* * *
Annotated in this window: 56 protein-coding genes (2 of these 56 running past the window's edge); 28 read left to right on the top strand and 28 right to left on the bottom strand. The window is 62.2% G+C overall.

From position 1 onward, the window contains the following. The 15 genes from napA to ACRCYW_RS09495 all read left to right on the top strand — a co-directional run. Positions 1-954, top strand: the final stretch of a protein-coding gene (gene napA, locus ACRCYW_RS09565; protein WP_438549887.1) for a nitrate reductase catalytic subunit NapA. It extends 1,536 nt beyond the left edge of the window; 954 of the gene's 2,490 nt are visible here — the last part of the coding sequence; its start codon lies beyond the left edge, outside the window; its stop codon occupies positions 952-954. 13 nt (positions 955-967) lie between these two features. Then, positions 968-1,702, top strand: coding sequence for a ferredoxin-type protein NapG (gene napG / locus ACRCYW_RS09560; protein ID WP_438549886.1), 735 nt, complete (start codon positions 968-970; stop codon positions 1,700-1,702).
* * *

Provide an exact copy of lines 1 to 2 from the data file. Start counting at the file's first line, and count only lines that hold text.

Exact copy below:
Annotated in this window: 56 protein-coding genes (2 of these 56 running past the window's edge); 28 read left to right on the top strand and 28 right to left on the bottom strand. The window is 62.2% G+C overall.

From position 1 onward, the window contains the following. The 15 genes from napA to ACRCYW_RS09495 all read left to right on the top strand — a co-directional run. Positions 1-954, top strand: the final stretch of a protein-coding gene (gene napA, locus ACRCYW_RS09565; protein WP_438549887.1) for a nitrate reductase catalytic subunit NapA. It extends 1,536 nt beyond the left edge of the window; 954 of the gene's 2,490 nt are visible here — the last part of the coding sequence; its start codon lies beyond the left edge, outside the window; its stop codon occupies positions 952-954. 13 nt (positions 955-967) lie between these two features. Then, positions 968-1,702, top strand: coding sequence for a ferredoxin-type protein NapG (gene napG / locus ACRCYW_RS09560; protein ID WP_438549886.1), 735 nt, complete (start codon positions 968-970; stop codon positions 1,700-1,702).